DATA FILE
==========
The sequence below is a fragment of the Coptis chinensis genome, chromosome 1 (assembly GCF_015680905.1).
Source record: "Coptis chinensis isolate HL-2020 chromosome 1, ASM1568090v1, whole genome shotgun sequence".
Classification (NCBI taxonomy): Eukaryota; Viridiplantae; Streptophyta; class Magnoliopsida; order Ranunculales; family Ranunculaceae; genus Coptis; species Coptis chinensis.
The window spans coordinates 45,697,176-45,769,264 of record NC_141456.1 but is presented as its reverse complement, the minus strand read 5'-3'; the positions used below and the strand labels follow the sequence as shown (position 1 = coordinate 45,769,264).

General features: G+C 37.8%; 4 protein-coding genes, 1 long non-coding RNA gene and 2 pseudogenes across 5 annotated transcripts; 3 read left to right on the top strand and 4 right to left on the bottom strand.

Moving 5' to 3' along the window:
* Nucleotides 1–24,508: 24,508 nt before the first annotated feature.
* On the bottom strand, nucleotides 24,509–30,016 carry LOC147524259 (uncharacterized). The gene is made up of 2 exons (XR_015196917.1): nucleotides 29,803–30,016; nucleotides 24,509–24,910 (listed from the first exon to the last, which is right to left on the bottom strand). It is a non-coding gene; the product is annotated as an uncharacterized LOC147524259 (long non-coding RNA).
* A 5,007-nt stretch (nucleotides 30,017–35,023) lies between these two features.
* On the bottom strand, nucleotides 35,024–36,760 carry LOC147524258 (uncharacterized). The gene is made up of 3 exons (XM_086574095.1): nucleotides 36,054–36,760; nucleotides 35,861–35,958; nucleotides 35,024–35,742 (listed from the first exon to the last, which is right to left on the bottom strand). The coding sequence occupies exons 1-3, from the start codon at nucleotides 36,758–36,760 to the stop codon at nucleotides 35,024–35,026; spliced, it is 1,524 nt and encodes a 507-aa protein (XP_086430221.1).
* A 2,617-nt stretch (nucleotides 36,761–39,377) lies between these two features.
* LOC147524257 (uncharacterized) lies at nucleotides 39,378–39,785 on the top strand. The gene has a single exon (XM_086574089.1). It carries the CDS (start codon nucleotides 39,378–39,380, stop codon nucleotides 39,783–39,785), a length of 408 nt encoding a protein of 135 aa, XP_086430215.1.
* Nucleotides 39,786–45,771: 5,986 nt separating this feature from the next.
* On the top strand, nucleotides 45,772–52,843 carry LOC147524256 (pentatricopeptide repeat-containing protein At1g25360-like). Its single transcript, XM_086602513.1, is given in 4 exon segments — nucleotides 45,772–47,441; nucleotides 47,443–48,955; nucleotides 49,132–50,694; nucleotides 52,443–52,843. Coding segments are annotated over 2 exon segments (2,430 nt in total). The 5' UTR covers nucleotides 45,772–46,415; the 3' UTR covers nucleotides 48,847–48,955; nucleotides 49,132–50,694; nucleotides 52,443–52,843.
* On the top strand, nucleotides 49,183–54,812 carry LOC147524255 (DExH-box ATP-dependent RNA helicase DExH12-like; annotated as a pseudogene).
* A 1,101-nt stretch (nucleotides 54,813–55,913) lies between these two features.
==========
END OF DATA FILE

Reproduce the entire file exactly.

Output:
The sequence below is a fragment of the Coptis chinensis genome, chromosome 1 (assembly GCF_015680905.1).
Source record: "Coptis chinensis isolate HL-2020 chromosome 1, ASM1568090v1, whole genome shotgun sequence".
Classification (NCBI taxonomy): Eukaryota; Viridiplantae; Streptophyta; class Magnoliopsida; order Ranunculales; family Ranunculaceae; genus Coptis; species Coptis chinensis.
The window spans coordinates 45,697,176-45,769,264 of record NC_141456.1 but is presented as its reverse complement, the minus strand read 5'-3'; the positions used below and the strand labels follow the sequence as shown (position 1 = coordinate 45,769,264).

General features: G+C 37.8%; 4 protein-coding genes, 1 long non-coding RNA gene and 2 pseudogenes across 5 annotated transcripts; 3 read left to right on the top strand and 4 right to left on the bottom strand.

Moving 5' to 3' along the window:
* Nucleotides 1–24,508: 24,508 nt before the first annotated feature.
* On the bottom strand, nucleotides 24,509–30,016 carry LOC147524259 (uncharacterized). The gene is made up of 2 exons (XR_015196917.1): nucleotides 29,803–30,016; nucleotides 24,509–24,910 (listed from the first exon to the last, which is right to left on the bottom strand). It is a non-coding gene; the product is annotated as an uncharacterized LOC147524259 (long non-coding RNA).
* A 5,007-nt stretch (nucleotides 30,017–35,023) lies between these two features.
* On the bottom strand, nucleotides 35,024–36,760 carry LOC147524258 (uncharacterized). The gene is made up of 3 exons (XM_086574095.1): nucleotides 36,054–36,760; nucleotides 35,861–35,958; nucleotides 35,024–35,742 (listed from the first exon to the last, which is right to left on the bottom strand). The coding sequence occupies exons 1-3, from the start codon at nucleotides 36,758–36,760 to the stop codon at nucleotides 35,024–35,026; spliced, it is 1,524 nt and encodes a 507-aa protein (XP_086430221.1).
* A 2,617-nt stretch (nucleotides 36,761–39,377) lies between these two features.
* LOC147524257 (uncharacterized) lies at nucleotides 39,378–39,785 on the top strand. The gene has a single exon (XM_086574089.1). It carries the CDS (start codon nucleotides 39,378–39,380, stop codon nucleotides 39,783–39,785), a length of 408 nt encoding a protein of 135 aa, XP_086430215.1.
* Nucleotides 39,786–45,771: 5,986 nt separating this feature from the next.
* On the top strand, nucleotides 45,772–52,843 carry LOC147524256 (pentatricopeptide repeat-containing protein At1g25360-like). Its single transcript, XM_086602513.1, is given in 4 exon segments — nucleotides 45,772–47,441; nucleotides 47,443–48,955; nucleotides 49,132–50,694; nucleotides 52,443–52,843. Coding segments are annotated over 2 exon segments (2,430 nt in total). The 5' UTR covers nucleotides 45,772–46,415; the 3' UTR covers nucleotides 48,847–48,955; nucleotides 49,132–50,694; nucleotides 52,443–52,843.
* On the top strand, nucleotides 49,183–54,812 carry LOC147524255 (DExH-box ATP-dependent RNA helicase DExH12-like; annotated as a pseudogene).
* A 1,101-nt stretch (nucleotides 54,813–55,913) lies between these two features.